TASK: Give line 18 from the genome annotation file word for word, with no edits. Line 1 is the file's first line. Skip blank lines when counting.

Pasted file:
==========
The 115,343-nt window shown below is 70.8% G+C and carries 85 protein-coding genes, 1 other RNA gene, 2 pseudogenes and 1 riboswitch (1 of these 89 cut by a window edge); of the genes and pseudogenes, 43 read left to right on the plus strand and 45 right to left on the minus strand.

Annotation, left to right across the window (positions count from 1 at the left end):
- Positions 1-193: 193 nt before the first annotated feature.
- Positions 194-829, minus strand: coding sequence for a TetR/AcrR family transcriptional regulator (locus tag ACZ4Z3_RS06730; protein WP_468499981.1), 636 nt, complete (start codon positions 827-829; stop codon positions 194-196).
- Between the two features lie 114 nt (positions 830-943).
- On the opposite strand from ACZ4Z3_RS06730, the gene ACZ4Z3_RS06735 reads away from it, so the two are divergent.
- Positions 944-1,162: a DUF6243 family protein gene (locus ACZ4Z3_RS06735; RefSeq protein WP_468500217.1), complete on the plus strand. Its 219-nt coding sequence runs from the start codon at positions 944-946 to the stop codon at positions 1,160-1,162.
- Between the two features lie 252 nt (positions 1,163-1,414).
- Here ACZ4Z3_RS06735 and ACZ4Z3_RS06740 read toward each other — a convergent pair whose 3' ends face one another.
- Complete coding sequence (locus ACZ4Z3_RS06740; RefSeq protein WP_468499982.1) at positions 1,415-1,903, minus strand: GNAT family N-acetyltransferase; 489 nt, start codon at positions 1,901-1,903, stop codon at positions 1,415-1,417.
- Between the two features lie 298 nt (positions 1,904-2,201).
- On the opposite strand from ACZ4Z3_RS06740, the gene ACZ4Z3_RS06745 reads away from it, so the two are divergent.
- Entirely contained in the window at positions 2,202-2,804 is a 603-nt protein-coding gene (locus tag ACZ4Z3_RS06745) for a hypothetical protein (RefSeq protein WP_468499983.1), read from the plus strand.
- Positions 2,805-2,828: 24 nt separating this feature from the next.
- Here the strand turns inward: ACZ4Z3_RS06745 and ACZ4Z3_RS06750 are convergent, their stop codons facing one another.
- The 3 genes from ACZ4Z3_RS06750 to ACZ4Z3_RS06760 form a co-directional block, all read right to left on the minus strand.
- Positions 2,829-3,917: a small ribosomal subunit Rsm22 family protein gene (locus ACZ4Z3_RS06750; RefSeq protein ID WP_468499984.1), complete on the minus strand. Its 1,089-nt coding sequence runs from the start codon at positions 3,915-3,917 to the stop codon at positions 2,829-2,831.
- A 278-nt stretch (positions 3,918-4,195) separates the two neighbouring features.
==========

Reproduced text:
- A 278-nt stretch (positions 3,918-4,195) separates the two neighbouring features.